In Pseudomonas isolation agar characteristic yellowish-green coloured colonies were found. Gram negative small rods were observed after staining of the isolate. The isolate was motile. Biochemical tests revealed positive for catalase, oxidase, glucose fermentation and negative for indole, H2S production, Voges – proskauer, methyl red and reduction of nitrate to nitrite. As per the staining property, colony characteristics and biochemical profile, the isolated bacterium was identified as Pseudomonas aeruginosa. The isolate was found resistant to all of the studied antibiotics except enrofloxacin.

Discussion

Similarly P. aeruginosa was isolated from laboratory reared Japanese monkeys [5], monkey in zoo settings [6]. Some cases of melioidosis in rhesus monkey [7] and banded leaf monkey [8] caused by Pseudomonas pseudomallei (Burkholderia pseudomallei) are reported. However there is no description of P. aeruginosa isolation from wild hanuman langur to compare the present report. Antibiogram showed sensitivity to enrofloxacin only. It is consistent with our earlier finding of P. aeruginosa from broiler poultry in this region of the world [9]. Infection with multi drug resistant Pseudomonas aeruginosa is a serious concern. It carries multi drug resistance plasmids as well as it develops mutational resistance to cephalosporins. It is also found to develop the resistance locally [10].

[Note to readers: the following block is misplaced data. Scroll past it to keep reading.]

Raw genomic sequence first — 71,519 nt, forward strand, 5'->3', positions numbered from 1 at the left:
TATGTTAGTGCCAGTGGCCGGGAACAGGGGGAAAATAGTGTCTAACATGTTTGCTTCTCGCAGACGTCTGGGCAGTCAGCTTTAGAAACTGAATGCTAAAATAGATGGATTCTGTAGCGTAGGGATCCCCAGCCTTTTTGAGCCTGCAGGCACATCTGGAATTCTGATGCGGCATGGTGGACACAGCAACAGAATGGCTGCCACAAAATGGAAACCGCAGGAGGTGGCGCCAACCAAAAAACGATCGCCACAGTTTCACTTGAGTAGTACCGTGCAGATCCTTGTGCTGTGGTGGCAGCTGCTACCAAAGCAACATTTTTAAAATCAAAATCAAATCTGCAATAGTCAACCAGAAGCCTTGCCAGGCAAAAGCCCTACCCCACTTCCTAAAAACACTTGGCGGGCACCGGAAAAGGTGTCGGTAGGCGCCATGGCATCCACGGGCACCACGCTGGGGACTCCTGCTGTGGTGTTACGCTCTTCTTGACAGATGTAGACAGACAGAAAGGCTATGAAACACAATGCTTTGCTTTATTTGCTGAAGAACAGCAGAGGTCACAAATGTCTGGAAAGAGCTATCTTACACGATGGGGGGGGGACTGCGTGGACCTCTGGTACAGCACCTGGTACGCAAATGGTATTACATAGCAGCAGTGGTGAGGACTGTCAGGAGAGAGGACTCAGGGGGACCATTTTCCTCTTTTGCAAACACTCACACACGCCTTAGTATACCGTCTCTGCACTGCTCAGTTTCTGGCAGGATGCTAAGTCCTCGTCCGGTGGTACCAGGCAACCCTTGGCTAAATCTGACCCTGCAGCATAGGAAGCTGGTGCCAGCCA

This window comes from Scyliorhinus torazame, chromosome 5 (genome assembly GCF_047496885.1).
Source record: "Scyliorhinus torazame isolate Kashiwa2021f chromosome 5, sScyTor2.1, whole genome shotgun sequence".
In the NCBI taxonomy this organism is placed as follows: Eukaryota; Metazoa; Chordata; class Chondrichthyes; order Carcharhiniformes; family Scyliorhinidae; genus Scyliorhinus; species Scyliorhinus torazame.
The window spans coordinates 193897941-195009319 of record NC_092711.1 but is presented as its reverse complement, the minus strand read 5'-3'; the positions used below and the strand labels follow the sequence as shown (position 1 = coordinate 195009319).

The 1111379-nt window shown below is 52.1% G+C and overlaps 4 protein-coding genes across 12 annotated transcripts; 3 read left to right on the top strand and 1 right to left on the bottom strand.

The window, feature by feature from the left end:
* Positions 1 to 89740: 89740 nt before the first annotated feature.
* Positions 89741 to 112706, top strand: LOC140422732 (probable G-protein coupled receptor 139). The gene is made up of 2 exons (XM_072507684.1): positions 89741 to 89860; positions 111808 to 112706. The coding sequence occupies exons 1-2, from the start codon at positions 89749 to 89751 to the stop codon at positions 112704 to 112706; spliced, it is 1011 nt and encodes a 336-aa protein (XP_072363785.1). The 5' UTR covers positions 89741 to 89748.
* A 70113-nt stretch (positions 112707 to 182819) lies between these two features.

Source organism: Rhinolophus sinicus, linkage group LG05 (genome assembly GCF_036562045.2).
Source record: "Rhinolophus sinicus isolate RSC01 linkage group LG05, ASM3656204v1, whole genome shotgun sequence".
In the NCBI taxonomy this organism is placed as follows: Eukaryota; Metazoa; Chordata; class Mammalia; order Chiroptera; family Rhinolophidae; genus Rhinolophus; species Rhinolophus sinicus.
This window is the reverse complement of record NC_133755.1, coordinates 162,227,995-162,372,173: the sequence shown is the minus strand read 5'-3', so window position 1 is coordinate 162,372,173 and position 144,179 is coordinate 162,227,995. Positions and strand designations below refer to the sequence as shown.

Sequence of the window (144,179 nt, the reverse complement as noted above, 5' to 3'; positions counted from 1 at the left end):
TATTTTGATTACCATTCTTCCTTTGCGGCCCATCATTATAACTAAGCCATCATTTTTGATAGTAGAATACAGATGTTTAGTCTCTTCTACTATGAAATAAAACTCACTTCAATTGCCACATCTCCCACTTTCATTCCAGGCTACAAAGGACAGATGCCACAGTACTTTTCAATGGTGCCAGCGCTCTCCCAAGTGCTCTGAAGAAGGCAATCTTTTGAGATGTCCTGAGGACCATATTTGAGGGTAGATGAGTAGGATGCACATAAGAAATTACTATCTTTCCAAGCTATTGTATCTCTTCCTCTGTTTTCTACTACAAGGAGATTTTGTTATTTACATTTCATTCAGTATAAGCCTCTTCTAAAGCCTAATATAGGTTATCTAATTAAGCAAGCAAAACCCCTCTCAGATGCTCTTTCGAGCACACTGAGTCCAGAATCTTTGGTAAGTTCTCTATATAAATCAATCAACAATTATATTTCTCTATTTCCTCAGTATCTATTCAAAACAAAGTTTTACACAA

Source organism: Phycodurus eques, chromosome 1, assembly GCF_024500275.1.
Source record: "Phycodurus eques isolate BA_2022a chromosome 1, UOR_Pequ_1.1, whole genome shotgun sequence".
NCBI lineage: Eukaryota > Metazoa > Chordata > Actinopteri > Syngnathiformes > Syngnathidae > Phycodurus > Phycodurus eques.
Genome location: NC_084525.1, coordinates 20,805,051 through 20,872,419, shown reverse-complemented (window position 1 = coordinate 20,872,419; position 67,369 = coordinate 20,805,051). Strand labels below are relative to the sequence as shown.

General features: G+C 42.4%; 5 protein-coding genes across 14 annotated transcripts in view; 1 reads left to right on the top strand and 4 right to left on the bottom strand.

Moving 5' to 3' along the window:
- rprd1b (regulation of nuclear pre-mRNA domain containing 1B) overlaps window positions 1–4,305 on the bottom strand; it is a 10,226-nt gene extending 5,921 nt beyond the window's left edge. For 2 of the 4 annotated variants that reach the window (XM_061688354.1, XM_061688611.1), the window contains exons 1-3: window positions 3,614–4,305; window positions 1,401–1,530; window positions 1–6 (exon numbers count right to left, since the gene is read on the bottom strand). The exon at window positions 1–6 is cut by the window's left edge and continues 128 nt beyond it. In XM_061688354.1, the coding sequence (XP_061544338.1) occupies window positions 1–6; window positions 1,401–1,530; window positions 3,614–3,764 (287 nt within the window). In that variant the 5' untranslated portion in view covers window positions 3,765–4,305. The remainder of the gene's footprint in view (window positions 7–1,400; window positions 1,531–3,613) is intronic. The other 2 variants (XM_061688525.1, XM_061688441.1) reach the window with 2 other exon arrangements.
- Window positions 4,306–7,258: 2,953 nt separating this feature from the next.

The antibiogram result was communicated to the Clinics that effectively cured the surgical wound in the affected langur. Dosage of used enrofloxacin was 5 mg / kg body weight for 5 days.

Acknowledgments

The authors are grateful to the Honorable Vice Chancellor, West Bengal University of Animal & Fishery Sciences (WBUAFS), Kolkata, West Bengal, India for providing necessary facilities to conduct the work.

References

Select your language of interest to view the total content in your interested language

Viewing options

Post your comment

Share This Article

Recommended Conferences

  • 8th International Conference on Proteomics and BioinformaticsMay 22-24, 2017 Osaka, Japan

  • 2nd International Conference on BioscienceJune 19-20, 2017 London, uk

  • Bio America 2017Oct 19-20, 2017, Newyork , USA

Flyer image
journal indexing image
 

Post your comment

captcha   Reload  Can't read the image? click here to refresh